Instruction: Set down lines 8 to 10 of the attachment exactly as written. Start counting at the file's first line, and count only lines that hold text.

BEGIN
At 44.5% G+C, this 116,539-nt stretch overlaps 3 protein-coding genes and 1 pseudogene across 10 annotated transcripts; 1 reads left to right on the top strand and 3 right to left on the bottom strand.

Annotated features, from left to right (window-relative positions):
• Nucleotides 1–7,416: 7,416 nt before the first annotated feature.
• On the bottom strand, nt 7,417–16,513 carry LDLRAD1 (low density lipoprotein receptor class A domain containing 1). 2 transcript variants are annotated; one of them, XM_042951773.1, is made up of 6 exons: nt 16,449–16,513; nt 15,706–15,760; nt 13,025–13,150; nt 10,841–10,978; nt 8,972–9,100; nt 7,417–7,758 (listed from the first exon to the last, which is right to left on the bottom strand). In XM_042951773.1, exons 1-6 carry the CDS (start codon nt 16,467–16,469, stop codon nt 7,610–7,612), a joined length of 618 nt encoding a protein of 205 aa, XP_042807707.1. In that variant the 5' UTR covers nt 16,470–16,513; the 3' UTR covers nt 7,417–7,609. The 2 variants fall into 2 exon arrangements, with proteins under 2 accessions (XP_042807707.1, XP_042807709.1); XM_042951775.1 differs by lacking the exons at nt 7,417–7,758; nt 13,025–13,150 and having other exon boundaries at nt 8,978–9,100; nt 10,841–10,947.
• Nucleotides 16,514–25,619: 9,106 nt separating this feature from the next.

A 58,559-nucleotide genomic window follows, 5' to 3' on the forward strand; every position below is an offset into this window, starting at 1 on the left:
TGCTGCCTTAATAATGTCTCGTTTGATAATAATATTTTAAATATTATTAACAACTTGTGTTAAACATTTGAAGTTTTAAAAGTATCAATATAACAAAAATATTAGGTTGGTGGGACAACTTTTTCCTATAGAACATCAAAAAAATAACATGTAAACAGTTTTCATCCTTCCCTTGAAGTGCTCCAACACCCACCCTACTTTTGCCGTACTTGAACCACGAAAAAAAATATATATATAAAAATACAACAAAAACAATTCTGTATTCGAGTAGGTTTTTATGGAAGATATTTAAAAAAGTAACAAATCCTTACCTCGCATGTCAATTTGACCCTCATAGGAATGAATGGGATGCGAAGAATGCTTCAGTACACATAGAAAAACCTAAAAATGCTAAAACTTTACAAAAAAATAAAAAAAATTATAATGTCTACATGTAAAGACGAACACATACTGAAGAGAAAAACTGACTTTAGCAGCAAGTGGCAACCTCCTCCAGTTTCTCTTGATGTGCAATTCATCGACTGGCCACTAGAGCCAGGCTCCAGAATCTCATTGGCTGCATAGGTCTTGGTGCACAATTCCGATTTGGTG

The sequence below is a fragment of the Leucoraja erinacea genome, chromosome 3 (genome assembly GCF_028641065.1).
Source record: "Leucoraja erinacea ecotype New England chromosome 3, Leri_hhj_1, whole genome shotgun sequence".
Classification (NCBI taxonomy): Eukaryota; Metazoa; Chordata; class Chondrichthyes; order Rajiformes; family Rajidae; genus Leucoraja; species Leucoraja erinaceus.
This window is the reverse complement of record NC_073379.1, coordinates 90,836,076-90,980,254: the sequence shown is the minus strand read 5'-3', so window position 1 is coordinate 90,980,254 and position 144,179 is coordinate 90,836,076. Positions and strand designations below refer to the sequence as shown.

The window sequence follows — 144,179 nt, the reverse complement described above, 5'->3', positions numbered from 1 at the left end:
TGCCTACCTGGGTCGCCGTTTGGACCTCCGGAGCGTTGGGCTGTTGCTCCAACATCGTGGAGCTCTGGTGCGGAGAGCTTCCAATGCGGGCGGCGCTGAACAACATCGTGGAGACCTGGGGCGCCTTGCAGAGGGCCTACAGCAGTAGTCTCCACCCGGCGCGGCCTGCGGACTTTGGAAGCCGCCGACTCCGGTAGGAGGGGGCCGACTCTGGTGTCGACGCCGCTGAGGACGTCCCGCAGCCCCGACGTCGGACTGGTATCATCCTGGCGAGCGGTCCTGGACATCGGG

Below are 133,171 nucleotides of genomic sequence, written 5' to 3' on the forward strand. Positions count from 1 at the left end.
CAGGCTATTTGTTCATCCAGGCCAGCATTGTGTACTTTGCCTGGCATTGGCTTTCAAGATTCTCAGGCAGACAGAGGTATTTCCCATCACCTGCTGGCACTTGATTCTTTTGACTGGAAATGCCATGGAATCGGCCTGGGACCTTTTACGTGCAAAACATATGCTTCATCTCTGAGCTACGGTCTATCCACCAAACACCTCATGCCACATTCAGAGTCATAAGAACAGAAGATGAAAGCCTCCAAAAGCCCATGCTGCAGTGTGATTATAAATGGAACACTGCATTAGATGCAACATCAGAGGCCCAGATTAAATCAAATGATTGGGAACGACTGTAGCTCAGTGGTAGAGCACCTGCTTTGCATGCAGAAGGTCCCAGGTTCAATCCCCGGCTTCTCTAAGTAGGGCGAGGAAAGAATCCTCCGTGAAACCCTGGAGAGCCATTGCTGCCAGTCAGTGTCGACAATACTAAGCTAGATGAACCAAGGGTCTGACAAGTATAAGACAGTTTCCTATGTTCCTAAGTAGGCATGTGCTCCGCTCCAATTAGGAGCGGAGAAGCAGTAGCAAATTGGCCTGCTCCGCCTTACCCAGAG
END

The sequence below is a fragment of the Leucoraja erinacea genome, chromosome 3 (genome assembly GCF_028641065.1).
Source record: "Leucoraja erinacea ecotype New England chromosome 3, Leri_hhj_1, whole genome shotgun sequence".
Classification (NCBI taxonomy): Eukaryota; Metazoa; Chordata; class Chondrichthyes; order Rajiformes; family Rajidae; genus Leucoraja; species Leucoraja erinaceus.